Garcia-Guerrero And TV Ratings


By Sean Crose

Let’s face it, as boxing fans things like ratings shouldn’t concern us all that much. What should matter is that competition is being fostered and good fights are being made. Here’s the thing, though – when good fights aren’t being made and competition isn’t being fostered, fans are left in a tough position. Do we keep watching mismatches or less than high quality bouts featuring top names or don’t we?

Saturday’s battle between Danny Garcia and Robert Guerrero in California is proving to be an interesting study. Why? Because it’s a decent fight rather than a good one and it’s possibly indicative of the direction the entire sport is heading. Guerrero, you see, hasn’t looked good in ages. Ages. Garcia, on the other hand, is a very good fighter who is apparently content to truly challenge himself as little as possible.

Garcia is, of course, a top Al Haymon fighter and, well, it’s been argued that superadvisor Haymon promotes the kind of strategy that team Garcia openly endorses. Yes, Danny’s father Angel has come out and openly endorsed the low risk/ high reward strategy bemoaned by many fans. Oh, he espouses competition too, but it’s clear where the elder Garcia’s heart is.

All of this, naturally, takes us to ratings – as in TV ratings. That’s right, Al Haymon’s television broadcasts (under the PBC banner) are apparently literally bought and paid for with hedge fund money. The problem with hedge fund money is that it runs out, which means at some point Haymon’s broadcasts will have to sink or swim on their own. And that means bringing in viewers.

If the less than stellar Garcia-Guerrero bout, which is being aired live on Fox this weekend, does good or great numbers, it will be clear that the business first model of boxing might well work. If the ratings are a disappointment, however, then it might indicate that fans have had enough. One suspects Haymon and company don’t care much for current fans, only new ones that might be lured in – but a whole lot of fresh eyeballs would have to watch on Saturday in order to make the card a success.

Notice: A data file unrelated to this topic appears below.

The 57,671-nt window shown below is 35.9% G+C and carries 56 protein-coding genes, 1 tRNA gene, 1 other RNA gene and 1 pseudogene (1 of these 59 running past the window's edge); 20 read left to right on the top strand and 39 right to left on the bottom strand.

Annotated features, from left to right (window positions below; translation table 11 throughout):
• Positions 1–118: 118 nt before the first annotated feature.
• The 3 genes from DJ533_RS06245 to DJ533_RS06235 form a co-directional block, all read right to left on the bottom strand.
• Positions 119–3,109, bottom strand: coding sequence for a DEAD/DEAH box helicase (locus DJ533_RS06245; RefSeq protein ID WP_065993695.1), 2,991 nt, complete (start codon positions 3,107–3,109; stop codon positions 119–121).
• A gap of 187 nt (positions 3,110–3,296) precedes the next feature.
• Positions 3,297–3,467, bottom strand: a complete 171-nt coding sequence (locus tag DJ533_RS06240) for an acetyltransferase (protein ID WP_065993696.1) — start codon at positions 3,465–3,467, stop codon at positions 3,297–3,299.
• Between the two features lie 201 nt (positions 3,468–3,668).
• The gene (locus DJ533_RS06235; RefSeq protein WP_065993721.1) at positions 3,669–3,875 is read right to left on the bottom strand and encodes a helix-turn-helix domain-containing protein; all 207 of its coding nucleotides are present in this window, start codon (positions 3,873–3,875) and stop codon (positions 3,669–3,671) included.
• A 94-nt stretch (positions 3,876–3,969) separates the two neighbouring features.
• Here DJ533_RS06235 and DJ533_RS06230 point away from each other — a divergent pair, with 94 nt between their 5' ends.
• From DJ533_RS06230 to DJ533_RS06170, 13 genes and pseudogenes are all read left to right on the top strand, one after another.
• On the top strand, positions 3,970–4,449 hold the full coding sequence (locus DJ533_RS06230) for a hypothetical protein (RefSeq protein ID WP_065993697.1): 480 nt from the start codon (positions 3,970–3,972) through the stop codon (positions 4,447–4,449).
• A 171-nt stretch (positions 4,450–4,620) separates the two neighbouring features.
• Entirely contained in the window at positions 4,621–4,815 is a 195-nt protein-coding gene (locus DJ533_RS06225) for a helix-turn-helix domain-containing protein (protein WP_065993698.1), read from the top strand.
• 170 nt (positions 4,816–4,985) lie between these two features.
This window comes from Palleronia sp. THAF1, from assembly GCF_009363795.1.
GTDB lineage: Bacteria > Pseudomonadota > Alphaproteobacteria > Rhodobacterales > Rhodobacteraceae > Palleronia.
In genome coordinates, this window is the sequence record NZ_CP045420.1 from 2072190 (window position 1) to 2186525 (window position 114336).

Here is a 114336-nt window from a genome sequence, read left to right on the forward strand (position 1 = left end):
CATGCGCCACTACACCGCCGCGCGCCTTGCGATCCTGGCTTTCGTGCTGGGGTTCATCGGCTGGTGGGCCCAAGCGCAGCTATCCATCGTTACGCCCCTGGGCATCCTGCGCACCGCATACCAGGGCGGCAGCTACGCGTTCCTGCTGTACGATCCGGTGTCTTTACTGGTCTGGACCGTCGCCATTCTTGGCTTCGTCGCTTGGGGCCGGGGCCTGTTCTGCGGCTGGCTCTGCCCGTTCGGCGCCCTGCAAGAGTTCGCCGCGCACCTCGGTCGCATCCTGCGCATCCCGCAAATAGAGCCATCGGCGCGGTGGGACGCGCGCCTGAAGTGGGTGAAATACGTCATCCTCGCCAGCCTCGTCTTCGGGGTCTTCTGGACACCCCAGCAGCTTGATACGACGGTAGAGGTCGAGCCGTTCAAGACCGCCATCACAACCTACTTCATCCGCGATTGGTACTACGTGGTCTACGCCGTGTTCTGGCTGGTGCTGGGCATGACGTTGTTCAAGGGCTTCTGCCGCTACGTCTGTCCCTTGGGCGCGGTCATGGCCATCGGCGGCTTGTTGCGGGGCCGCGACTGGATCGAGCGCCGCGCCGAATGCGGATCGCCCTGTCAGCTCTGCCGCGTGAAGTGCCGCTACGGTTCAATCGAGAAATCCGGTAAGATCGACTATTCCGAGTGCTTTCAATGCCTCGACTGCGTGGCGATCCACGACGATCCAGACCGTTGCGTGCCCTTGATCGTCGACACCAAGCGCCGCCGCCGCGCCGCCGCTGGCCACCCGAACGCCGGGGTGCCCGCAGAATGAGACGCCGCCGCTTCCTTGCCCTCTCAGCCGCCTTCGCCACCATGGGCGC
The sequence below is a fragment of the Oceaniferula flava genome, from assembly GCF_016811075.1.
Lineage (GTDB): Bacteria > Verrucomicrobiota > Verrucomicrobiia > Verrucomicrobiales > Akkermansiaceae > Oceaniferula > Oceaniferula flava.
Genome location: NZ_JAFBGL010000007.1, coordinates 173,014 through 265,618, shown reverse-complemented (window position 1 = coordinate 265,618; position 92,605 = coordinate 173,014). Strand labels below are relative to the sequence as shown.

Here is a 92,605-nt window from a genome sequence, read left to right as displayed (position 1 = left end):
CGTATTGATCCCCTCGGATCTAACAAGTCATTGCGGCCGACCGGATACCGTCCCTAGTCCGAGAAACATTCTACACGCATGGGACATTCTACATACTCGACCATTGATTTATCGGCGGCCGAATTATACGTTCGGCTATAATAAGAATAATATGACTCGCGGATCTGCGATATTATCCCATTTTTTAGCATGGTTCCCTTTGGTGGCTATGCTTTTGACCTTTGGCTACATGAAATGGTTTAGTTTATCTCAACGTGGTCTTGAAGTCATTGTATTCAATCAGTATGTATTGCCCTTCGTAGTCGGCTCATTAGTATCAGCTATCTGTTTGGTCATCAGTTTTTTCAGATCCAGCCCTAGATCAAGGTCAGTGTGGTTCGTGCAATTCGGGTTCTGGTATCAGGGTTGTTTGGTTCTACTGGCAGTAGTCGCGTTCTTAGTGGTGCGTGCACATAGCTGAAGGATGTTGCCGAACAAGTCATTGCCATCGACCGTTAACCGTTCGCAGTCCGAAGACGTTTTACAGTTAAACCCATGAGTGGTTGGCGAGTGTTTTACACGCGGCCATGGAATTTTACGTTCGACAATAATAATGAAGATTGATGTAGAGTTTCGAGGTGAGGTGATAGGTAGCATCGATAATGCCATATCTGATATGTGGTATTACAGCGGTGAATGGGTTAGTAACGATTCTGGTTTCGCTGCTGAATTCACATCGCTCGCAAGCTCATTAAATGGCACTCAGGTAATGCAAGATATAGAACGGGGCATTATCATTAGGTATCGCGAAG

Again, boxing fans are in a tough spot here. Having the fights on what is essentially free television on a regular basis is a good thing. However, the Garcia way of doing things is clearly unsportsmanlike and will eventually start to drain boxing of its traditional fan base. If we traditionalists see that the things we love about boxing are gone, why will we continue to love it? We tune in to watch a sport, after all, not sadistic, one-sided beat downs or fights that can be considered merely decent at best.

Capitalism has been taking a lot of criticism lately, but one thing that can’t be argued is that it’s often good that the market decides what models stay and go. If the market rejects the business first model of boxing, then things will clearly have to change or those who embrace it will be left high and dry.

If the market actually shows it’s love of the business first strategy, however…

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